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New Orleans City Council Launches Investigation Into Mass Power Failure During Ida

LEILA FADEL, HOST:

Mass power outages during Hurricane Ida contributed to at least 11 heat-related deaths in New Orleans. Entergy's transmission lines failed during the storm. A joint investigation by NPR and ProPublica found that the power company fought efforts to upgrade the city's power grid. Tegan Wendland reports.

TEGAN WENDLAND, BYLINE: The power goes out a lot in New Orleans. Residents like David Nowak, whose mother is a cancer survivor, told the city council it can be a matter of life and death.

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DAVID NOWAK: There are many, many deaths from Ida that were not caused by trees falling on somebody, were not caused by shrapnel from glass being blown out. This was not deaths caused by the storm. It was deaths caused by negligence and the unability (ph) to harden the transmission.

WENDLAND: Residents and advocates have been pushing Entergy New Orleans for years to upgrade its system. The city council regulates Entergy New Orleans. The company's CEO, Deanna Rodriguez, said the system worked as it should.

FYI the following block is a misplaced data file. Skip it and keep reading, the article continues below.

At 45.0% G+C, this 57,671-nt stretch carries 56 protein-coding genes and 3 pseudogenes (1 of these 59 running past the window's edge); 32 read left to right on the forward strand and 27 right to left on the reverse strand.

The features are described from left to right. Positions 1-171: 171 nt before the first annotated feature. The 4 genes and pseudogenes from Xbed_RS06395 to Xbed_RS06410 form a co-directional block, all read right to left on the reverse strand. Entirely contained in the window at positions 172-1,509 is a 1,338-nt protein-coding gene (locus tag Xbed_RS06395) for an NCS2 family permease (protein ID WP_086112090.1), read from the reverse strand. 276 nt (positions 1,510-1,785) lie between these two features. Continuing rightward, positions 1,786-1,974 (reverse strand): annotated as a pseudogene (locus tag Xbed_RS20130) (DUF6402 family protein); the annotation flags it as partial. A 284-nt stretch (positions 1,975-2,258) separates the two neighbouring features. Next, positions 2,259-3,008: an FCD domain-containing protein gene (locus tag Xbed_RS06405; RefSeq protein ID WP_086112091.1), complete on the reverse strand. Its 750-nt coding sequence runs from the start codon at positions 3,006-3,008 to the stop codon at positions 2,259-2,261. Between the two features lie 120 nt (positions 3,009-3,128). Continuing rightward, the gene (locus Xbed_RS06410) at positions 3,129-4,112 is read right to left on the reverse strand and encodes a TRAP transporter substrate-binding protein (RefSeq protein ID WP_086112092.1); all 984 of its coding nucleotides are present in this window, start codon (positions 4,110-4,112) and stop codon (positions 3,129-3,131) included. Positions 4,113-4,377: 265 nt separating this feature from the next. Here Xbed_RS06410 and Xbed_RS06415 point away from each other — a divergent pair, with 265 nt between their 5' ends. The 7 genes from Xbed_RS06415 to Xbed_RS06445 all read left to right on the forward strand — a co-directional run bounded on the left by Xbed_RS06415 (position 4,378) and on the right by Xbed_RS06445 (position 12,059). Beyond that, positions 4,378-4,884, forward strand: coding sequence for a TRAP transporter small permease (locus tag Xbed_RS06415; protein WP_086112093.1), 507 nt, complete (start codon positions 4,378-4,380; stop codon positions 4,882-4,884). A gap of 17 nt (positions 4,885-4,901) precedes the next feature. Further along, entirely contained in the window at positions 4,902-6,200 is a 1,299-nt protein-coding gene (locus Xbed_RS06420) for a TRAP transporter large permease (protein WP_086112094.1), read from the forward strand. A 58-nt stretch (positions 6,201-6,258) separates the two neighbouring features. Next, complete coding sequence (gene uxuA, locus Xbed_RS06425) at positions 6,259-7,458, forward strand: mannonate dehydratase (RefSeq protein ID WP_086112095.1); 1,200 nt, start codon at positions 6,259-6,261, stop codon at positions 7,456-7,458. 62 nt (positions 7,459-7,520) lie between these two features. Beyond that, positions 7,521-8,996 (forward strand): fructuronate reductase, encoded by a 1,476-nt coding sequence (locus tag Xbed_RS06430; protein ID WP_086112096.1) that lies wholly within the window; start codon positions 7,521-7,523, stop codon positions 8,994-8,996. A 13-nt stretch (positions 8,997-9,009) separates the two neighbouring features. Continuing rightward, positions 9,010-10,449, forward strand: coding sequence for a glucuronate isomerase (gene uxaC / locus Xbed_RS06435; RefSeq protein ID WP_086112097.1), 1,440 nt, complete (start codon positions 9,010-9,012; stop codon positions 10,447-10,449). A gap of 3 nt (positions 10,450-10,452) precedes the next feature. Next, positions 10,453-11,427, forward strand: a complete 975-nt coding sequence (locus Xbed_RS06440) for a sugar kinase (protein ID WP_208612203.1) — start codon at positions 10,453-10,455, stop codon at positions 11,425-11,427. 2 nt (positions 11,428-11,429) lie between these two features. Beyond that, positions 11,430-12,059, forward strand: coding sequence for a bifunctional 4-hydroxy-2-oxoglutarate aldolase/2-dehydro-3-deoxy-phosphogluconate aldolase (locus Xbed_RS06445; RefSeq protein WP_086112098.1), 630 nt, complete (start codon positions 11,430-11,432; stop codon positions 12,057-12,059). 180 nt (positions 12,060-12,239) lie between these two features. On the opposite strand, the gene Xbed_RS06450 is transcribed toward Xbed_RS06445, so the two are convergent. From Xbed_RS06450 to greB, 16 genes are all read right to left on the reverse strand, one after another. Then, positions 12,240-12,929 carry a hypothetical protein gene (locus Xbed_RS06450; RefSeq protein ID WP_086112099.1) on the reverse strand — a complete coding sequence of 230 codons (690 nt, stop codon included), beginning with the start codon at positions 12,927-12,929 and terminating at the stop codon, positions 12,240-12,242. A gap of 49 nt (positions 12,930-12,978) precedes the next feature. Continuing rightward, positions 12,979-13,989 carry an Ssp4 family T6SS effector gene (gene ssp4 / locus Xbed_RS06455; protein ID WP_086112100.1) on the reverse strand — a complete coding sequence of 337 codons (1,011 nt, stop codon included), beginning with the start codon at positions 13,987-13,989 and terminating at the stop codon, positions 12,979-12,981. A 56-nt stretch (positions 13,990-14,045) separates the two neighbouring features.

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DEANNA RODRIGUEZ: And I do understand the frustration and how scary it was to endure. We restored power to over 95% of customers in less than 10 days.

WENDLAND: But residents and council members say it wasn't enough. Climate change is bringing bigger storms, and officials sometimes don't have time to call for mandatory evacuations. The council's utility committee voted to investigate why Entergy New Orleans' systems failed during Ida.

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HELENA MORENO: Please stop acting like you're the victim.

WENDLAND: Council President Helena Moreno pushed back against the company's positive assessment.

(SOUNDBITE OF ARCHIVED RECORDING)

MORENO: You are the Goliath. You are a powerful Fortune 500 company with all the resources in the world, with record profits last year of $1.4 billion.

WENDLAND: The investigation will take at least a month, and it's not the first time the company has come under fire. But advocates hope it results in making the city safer in time for next hurricane season.

For NPR News, I'm Tegan Wendland in New Orleans. Transcript provided by NPR, Copyright NPR.